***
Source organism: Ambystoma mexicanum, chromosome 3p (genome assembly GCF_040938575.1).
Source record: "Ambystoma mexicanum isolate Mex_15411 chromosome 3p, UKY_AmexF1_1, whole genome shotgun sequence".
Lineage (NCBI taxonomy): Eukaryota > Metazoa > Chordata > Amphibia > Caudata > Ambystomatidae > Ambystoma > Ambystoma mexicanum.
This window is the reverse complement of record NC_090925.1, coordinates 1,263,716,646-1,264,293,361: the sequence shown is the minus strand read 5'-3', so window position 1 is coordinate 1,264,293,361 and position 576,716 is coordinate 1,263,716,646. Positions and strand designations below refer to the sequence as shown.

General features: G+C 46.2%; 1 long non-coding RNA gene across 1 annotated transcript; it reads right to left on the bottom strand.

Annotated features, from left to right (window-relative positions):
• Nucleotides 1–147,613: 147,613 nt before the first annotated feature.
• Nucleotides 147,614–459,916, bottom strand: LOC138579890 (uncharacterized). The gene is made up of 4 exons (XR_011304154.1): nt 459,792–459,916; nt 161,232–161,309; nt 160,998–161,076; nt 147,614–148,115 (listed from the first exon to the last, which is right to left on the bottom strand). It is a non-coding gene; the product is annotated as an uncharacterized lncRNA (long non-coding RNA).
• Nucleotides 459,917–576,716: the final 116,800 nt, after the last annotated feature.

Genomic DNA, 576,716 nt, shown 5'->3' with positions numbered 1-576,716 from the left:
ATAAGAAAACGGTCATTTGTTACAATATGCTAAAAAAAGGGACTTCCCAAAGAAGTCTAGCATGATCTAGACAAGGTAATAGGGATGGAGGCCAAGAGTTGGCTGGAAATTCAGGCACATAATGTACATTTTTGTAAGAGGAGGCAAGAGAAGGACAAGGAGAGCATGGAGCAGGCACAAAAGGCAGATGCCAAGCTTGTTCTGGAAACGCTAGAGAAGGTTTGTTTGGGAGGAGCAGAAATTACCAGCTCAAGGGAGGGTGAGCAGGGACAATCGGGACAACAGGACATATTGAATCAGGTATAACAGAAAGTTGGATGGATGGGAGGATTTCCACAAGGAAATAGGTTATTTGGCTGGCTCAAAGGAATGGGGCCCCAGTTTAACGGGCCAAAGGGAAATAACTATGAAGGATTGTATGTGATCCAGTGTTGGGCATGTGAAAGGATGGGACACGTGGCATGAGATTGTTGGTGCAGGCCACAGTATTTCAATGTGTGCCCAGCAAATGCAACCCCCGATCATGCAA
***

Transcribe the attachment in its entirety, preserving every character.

Source organism: Ambystoma mexicanum, chromosome 3p (genome assembly GCF_040938575.1).
Source record: "Ambystoma mexicanum isolate Mex_15411 chromosome 3p, UKY_AmexF1_1, whole genome shotgun sequence".
Lineage (NCBI taxonomy): Eukaryota > Metazoa > Chordata > Amphibia > Caudata > Ambystomatidae > Ambystoma > Ambystoma mexicanum.
This window is the reverse complement of record NC_090925.1, coordinates 1,263,716,646-1,264,293,361: the sequence shown is the minus strand read 5'-3', so window position 1 is coordinate 1,264,293,361 and position 576,716 is coordinate 1,263,716,646. Positions and strand designations below refer to the sequence as shown.

General features: G+C 46.2%; 1 long non-coding RNA gene across 1 annotated transcript; it reads right to left on the bottom strand.

Annotated features, from left to right (window-relative positions):
• Nucleotides 1–147,613: 147,613 nt before the first annotated feature.
• Nucleotides 147,614–459,916, bottom strand: LOC138579890 (uncharacterized). The gene is made up of 4 exons (XR_011304154.1): nt 459,792–459,916; nt 161,232–161,309; nt 160,998–161,076; nt 147,614–148,115 (listed from the first exon to the last, which is right to left on the bottom strand). It is a non-coding gene; the product is annotated as an uncharacterized lncRNA (long non-coding RNA).
• Nucleotides 459,917–576,716: the final 116,800 nt, after the last annotated feature.

Genomic DNA, 576,716 nt, shown 5'->3' with positions numbered 1-576,716 from the left:
ATAAGAAAACGGTCATTTGTTACAATATGCTAAAAAAAGGGACTTCCCAAAGAAGTCTAGCATGATCTAGACAAGGTAATAGGGATGGAGGCCAAGAGTTGGCTGGAAATTCAGGCACATAATGTACATTTTTGTAAGAGGAGGCAAGAGAAGGACAAGGAGAGCATGGAGCAGGCACAAAAGGCAGATGCCAAGCTTGTTCTGGAAACGCTAGAGAAGGTTTGTTTGGGAGGAGCAGAAATTACCAGCTCAAGGGAGGGTGAGCAGGGACAATCGGGACAACAGGACATATTGAATCAGGTATAACAGAAAGTTGGATGGATGGGAGGATTTCCACAAGGAAATAGGTTATTTGGCTGGCTCAAAGGAATGGGGCCCCAGTTTAACGGGCCAAAGGGAAATAACTATGAAGGATTGTATGTGATCCAGTGTTGGGCATGTGAAAGGATGGGACACGTGGCATGAGATTGTTGGTGCAGGCCACAGTATTTCAATGTGTGCCCAGCAAATGCAACCCCCGATCATGCAA